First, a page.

The narrator allows different people and organizations within his environment to tempt his self-being and self-responsibility. He is presented to readers as weak in this respect. For instance, The Brotherhood is an organization with leaders who have self-seeking agendas and a tendency to try to control their immediate environment. Brother Jack illustrates his organization’s self-driven perspectives when he says, “We are all realists here, and materialists. It is a question of who shall determine the direction of events” (Ellison 307). The Brotherhood takes actions to control occurrences in the community to further their own agenda. The well being of the community is of little importance to them when compared to winning the title of community savior. One would think that such a title would be synonymous with improving the community in which they propose positive change; however, they are willing to sacrifice the community as a whole to claim this title. This is because The Brotherhood is not concerned with Harlem; on the contrary, they are more concerned with starting a race war that allows them to take the all knowing stance politically. The narrator’s interaction with the Brotherhood is representative of the ex-slaves’ attempts to assimilate into American wider society.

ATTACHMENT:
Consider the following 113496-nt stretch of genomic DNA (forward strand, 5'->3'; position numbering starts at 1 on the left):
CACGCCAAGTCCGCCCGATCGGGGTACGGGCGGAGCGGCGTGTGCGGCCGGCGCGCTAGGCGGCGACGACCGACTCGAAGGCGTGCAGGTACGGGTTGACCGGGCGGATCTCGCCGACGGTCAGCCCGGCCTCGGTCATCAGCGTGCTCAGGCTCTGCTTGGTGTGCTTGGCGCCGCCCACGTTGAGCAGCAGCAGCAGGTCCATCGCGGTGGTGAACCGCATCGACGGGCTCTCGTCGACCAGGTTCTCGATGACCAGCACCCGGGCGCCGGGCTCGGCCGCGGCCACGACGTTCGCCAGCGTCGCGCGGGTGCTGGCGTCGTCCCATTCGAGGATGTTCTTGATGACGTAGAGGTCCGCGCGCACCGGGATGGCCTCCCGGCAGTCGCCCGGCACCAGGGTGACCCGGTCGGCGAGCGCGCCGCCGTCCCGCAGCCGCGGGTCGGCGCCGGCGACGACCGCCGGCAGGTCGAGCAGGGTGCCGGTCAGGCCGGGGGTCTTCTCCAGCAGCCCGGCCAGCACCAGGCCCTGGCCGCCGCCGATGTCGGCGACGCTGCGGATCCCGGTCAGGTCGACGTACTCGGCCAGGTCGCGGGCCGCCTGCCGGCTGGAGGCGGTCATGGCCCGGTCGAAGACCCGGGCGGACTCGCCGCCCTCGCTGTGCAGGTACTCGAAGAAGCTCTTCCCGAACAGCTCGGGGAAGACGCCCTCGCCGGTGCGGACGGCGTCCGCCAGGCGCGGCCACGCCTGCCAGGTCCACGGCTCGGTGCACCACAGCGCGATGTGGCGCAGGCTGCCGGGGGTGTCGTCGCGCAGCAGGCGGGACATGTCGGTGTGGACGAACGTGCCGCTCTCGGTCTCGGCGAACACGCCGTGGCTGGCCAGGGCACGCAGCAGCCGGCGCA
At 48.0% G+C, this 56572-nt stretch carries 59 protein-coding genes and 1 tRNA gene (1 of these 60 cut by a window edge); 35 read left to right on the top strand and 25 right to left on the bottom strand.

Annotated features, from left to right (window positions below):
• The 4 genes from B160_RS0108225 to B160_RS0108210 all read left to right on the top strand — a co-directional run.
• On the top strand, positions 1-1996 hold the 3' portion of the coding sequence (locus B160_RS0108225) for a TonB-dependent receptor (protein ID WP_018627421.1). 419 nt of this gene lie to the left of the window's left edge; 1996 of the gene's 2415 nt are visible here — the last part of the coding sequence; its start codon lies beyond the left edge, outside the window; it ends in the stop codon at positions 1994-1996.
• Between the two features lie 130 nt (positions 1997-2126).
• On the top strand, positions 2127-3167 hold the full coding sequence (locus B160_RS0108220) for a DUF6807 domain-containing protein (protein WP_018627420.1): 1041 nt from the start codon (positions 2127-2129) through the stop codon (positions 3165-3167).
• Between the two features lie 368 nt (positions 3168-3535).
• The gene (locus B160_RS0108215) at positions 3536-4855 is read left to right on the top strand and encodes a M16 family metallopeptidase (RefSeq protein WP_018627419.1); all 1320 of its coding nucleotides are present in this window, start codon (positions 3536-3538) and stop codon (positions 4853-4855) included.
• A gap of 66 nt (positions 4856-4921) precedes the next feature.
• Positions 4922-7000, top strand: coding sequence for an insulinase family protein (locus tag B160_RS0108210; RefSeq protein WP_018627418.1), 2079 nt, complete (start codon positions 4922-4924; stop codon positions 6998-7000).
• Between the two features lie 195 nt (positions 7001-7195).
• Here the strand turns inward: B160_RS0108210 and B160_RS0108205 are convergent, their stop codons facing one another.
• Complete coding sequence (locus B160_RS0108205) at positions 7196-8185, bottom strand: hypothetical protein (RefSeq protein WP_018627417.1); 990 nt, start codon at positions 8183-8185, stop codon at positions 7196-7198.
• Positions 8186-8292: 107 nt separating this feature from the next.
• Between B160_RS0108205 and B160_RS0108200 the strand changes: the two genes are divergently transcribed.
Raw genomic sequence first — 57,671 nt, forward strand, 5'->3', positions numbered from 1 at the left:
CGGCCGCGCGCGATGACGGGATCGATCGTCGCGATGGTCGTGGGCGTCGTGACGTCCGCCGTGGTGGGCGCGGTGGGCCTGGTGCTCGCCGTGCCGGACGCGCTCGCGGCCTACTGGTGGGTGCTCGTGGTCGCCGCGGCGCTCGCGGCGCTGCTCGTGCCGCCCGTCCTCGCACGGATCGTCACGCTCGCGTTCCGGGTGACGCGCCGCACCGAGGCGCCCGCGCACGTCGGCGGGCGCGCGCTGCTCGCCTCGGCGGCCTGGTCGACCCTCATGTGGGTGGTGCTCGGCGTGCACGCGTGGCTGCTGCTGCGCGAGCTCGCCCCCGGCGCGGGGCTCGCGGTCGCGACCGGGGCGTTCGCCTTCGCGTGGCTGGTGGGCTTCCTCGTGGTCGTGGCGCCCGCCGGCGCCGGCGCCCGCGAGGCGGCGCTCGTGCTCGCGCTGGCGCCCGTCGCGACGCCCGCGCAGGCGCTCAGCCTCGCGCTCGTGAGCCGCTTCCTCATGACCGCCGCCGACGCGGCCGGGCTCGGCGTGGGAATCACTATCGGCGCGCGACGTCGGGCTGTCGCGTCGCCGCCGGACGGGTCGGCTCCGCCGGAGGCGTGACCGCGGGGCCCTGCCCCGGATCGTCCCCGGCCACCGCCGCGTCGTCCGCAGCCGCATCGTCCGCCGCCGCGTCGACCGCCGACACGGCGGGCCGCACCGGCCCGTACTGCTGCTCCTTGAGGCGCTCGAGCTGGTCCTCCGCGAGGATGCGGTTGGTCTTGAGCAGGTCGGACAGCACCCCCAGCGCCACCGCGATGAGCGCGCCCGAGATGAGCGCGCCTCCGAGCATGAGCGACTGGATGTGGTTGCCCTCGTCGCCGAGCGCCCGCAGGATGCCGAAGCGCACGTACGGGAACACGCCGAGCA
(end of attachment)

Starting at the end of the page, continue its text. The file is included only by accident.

In order to clearly view this perspective, one must know what it means to assimilate. Assimilation means to make modifications to one’s own culture in order to fit into another. The ex-slaves did have a culture regardless of what was left behind in Africa, and they made efforts to fit into American society post-slavery. These efforts were often made in vain, for many segments of the wider society would not accept Black people into American society period. However, many Blacks still made efforts to fit into American society, leaving all facets of their culture behind. The Brotherhood requires such a cultural abandonment in Invisible Man. This cultural abandonment is a requirement to be a member of The Brotherhood. This is apparent with the fact that The Brotherhood does not allow the narrator to even retain his previous name or select a new name for himself: